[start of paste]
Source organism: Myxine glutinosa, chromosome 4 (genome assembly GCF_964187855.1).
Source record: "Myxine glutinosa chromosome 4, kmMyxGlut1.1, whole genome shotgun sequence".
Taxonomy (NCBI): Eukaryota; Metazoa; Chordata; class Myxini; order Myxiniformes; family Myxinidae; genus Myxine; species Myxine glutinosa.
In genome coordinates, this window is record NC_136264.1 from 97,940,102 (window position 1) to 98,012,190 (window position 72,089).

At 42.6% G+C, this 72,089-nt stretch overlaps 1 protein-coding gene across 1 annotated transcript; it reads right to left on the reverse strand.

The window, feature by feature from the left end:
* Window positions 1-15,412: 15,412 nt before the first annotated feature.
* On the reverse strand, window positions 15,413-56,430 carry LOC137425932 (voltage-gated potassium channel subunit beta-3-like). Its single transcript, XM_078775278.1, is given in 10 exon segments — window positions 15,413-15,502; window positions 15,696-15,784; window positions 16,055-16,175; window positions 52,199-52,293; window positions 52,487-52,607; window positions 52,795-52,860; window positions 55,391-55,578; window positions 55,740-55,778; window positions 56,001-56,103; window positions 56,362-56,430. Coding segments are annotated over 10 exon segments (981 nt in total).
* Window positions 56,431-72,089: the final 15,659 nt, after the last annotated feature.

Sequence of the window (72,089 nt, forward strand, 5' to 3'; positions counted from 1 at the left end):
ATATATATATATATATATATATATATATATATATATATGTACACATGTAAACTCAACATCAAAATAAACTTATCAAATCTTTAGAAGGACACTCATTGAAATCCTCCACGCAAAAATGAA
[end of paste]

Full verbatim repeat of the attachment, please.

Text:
Source organism: Myxine glutinosa, chromosome 4 (genome assembly GCF_964187855.1).
Source record: "Myxine glutinosa chromosome 4, kmMyxGlut1.1, whole genome shotgun sequence".
Taxonomy (NCBI): Eukaryota; Metazoa; Chordata; class Myxini; order Myxiniformes; family Myxinidae; genus Myxine; species Myxine glutinosa.
In genome coordinates, this window is record NC_136264.1 from 97,940,102 (window position 1) to 98,012,190 (window position 72,089).

At 42.6% G+C, this 72,089-nt stretch overlaps 1 protein-coding gene across 1 annotated transcript; it reads right to left on the reverse strand.

The window, feature by feature from the left end:
* Window positions 1-15,412: 15,412 nt before the first annotated feature.
* On the reverse strand, window positions 15,413-56,430 carry LOC137425932 (voltage-gated potassium channel subunit beta-3-like). Its single transcript, XM_078775278.1, is given in 10 exon segments — window positions 15,413-15,502; window positions 15,696-15,784; window positions 16,055-16,175; window positions 52,199-52,293; window positions 52,487-52,607; window positions 52,795-52,860; window positions 55,391-55,578; window positions 55,740-55,778; window positions 56,001-56,103; window positions 56,362-56,430. Coding segments are annotated over 10 exon segments (981 nt in total).
* Window positions 56,431-72,089: the final 15,659 nt, after the last annotated feature.

Sequence of the window (72,089 nt, forward strand, 5' to 3'; positions counted from 1 at the left end):
ATATATATATATATATATATATATATATATATATATATGTACACATGTAAACTCAACATCAAAATAAACTTATCAAATCTTTAGAAGGACACTCATTGAAATCCTCCACGCAAAAATGAA